There is another point about the coordination obstacle that I’d like to make. After practising the groove for a time, I felt that I had got it to a point where I could record it. I set up my gear, pushed record, and 53 takes later, I had nothing useable. The problem was that I didn’t spend a sufficient amount of time committing the groove to muscle memory. I had to think too much to get through it, and when I have to think too much, the groove suffers. There is NO substitute for practise! I practised hard, took a few days off to let it sink in, took an inordinate amount of time to tension the pedals correctly, and tried again. The extra time I took to really nail it paid off as I got the footage I needed in seven takes.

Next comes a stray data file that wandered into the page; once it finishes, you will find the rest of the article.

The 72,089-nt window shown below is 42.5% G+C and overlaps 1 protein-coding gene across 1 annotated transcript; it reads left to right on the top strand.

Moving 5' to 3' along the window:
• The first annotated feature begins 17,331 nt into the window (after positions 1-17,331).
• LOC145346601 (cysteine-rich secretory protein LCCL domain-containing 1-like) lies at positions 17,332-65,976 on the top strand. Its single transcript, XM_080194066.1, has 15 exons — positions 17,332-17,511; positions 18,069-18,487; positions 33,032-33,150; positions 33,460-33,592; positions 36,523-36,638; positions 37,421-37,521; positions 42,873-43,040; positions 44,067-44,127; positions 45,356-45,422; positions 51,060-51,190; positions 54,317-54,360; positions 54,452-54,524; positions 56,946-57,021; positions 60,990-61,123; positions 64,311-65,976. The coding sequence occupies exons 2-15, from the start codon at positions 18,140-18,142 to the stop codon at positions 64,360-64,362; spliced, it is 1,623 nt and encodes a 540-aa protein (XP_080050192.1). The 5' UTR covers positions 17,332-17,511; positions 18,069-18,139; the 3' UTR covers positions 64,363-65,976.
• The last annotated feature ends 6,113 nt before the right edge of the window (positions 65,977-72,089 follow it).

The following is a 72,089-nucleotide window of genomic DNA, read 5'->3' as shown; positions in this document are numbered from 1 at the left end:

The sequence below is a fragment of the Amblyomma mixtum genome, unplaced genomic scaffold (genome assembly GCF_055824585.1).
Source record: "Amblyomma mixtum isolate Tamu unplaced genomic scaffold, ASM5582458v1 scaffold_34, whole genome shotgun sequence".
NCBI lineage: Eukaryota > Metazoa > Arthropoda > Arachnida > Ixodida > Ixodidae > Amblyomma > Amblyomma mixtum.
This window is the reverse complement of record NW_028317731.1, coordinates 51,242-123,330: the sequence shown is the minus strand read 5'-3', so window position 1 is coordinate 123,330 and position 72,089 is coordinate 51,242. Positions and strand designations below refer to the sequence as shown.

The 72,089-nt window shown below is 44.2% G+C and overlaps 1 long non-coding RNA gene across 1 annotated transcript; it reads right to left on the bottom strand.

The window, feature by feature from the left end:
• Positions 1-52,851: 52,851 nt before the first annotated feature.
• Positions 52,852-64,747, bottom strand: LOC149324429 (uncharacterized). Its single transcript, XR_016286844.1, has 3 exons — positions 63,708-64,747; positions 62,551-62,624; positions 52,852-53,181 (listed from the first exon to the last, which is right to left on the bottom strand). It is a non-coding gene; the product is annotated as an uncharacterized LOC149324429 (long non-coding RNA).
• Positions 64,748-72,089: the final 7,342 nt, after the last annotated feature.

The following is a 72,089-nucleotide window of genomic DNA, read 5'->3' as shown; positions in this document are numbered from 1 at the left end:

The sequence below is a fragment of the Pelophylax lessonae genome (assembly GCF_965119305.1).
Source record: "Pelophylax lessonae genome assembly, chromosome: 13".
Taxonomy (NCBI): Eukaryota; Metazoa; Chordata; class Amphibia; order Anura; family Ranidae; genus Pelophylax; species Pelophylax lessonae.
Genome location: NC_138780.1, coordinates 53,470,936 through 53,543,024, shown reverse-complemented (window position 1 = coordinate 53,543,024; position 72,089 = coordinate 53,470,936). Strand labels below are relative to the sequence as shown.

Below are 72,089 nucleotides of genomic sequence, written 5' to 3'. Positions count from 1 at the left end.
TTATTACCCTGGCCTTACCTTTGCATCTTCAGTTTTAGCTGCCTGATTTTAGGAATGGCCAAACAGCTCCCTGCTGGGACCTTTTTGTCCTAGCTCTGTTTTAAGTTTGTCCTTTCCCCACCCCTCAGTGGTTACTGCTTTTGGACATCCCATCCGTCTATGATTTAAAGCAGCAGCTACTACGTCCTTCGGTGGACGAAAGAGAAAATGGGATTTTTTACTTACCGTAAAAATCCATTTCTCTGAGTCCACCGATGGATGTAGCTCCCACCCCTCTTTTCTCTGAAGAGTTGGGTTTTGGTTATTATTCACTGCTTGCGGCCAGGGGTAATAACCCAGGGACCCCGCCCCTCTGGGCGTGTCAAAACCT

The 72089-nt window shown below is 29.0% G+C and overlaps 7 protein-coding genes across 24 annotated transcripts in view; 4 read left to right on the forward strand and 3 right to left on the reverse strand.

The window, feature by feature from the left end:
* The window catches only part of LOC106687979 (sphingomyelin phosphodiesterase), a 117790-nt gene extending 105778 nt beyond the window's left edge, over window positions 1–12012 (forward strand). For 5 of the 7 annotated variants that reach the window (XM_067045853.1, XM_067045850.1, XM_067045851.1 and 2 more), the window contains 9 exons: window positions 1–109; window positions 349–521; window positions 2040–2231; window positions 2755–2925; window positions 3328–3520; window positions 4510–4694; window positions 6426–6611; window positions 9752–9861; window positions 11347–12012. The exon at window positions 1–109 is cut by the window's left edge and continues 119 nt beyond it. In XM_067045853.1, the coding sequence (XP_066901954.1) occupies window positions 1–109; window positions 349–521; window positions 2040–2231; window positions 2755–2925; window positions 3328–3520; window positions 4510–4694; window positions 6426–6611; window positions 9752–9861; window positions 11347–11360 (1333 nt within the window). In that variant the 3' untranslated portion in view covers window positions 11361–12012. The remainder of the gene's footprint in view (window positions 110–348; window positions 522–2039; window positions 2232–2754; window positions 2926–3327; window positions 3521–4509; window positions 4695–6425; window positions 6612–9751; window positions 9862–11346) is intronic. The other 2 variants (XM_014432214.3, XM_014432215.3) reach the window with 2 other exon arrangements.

‘Late in the Evening’ was recorded in 1980 and appeared on the album ‘One Trick Pony’. The second clip came together much quicker, as it didn’t involve as much coordination issues and I was already quite familiar with the African ‘Mozambique’ rhythm on which the groove was based. I did throw in an extra challenge for myself by switching the roles of my hands partway through. Another aspect worth noting is that Steve used four sticks to play the groove. The four sticks technique lends a certain percussive flavour the the groove, but is a killer on the wrists! Luckily, I got what I needed in two or three takes.